''Five years from now,'' as Hanley quotes Willis, ''there's not going to be a good, solid reason for these public television stations to exist if they don't do local programming.''
With NewsNight in the first half-hour of primetime, KTCA is devoting 16 to 18 percent of its primetime to local programming; Willis' goal is 20 percent. The station is also building its presence in national production, but primarily as a way of paying for local production.
The manager had an idea of what NewsNight should be. It would give its audience a ''bottom/up'' look at issues from the viewpoint of individual Minnesotans rather than the typical ''top/down'' view dominated by officials and policy wonks who talk to reporters. And it would cover underreported communities--not only ethnic minorities but also the rural areas that Twin Cities people call ''greater Minnesota.''
KTCA carries the cost for four other Minnesota stations to air the show; most use it at 10 or 10:30 in the evening. KTCA's sister station in Twin Cities, KTCI, repeats it at 9 p.m.
Breakout from prevailing economics
Launching the program required KTCA to escape the usual economics of local programming. Without the ad revenue and big audience shares of commercial newscasts, TV producers simply can't mount even a relatively inexpensive news show like NewsNight Minnesota.
''Whatever the new media is going to be,'' Willis predicts, ''nobody is going to be servicing the local community. The problem is the expense.''
Hanley says the show is costing KTCA $2.5 million a year, on top of the budget for a relatively active local production portfolio. The station assigns five reporters to the show, along with occasional moonlighting producers from other KTCA departments, two fulltime videographers, and several outstate stringers who file stories on Hi-8 videotape--only a fraction of the reporting staff of 15 or 20 fielded by commercial stations in town, according to Hanley.
The costs are ''well beyond the capacity to support through normal vehicles,'' says Hanley. Underwriting at normal rates can't carry the load, agrees Beth Schoeppler, KTCA's senior manager of corporate and foundation relations. Even if she could sell out NewsNight's entire inventory of credits at the same price charged for the long-established weekly show Almanac, KTCA would bring in just $750,000-900,000--well short of the annual cost of $2.5 million.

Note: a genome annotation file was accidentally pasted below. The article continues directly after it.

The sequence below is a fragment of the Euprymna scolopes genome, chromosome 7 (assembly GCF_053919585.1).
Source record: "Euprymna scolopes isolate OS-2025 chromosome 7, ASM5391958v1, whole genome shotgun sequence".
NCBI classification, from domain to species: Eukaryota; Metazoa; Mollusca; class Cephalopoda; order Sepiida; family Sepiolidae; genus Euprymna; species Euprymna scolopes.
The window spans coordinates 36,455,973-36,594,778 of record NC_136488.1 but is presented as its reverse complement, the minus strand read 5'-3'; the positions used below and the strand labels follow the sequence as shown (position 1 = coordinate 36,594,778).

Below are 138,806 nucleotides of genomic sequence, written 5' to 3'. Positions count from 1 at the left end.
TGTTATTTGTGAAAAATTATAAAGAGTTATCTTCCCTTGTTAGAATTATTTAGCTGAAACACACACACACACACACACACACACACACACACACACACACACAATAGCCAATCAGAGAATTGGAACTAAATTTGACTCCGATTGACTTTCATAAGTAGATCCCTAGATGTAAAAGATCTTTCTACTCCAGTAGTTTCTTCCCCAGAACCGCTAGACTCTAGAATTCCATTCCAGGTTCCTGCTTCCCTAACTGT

So Channel 2 mounted the Power of 2 campaign, raising $6 million from foundations and other big donors to carry most of the cost of a three-year NewsNight tryout (and an additional $2.5 million, so far, for other productions).
Whenever Hanley tells his counterparts from other stations that KTCA raised $6 million for just one local show, he says, ''they virtually pass out.''
Only a few public TV stations have weeknightly series. Chicago's WTTW, Los Angeles' KCET and North Carolina's UNC-TV have talk or magazine-style series; the New Jersey and Oklahoma networks have nightly news programs; Boston's WGBH dropped its Ten O'Clock News in 1991 and now carries a nightly talk show.
Approaching the two-year point in the three-year NewsNight tryout, has the show succeeded?
''I think we've done it,'' replies Willis. ''I feel very good about the program.''
Will the foundations that put up big hunks of the money come back with more, or will they expect KTCA to find continuation funding elsewhere, as foundations often do?
''The foundations that support us recognize that this is an expensive venture and not something we can do entirely on our own,'' Willis says.
One reason KTCA had this fundraising success is that the Twin Cities are famous for civic-minded corporations and foundations, and another is the not-unrelated quality of broadcast journalism in Twin Cities, Hanley observes. Viewers there know that a good local newscast can be done because they've actually seen them.
''This community was used to an extremely high quality of local news product,'' says Hanley. WCCO and other local commercial stations once provided some of the best local TV newscasts in the country, but tabloid news techniques grabbed the ratings and standards tumbled.
To launch its show, KTCA hired an almost Cronkitian local figure, Ron Handberg, a novelist and retired g.m. of WCCO, who had led its news department during the glory days. Hanley, Handberg and KTCA production manager Christine Maloney hid away for a long day, two years ago, showing Handberg the budgets and plans before he agreed to sign on. When Hanley told staffers that he had snagged Handberg to start up the show, they broke out in applause.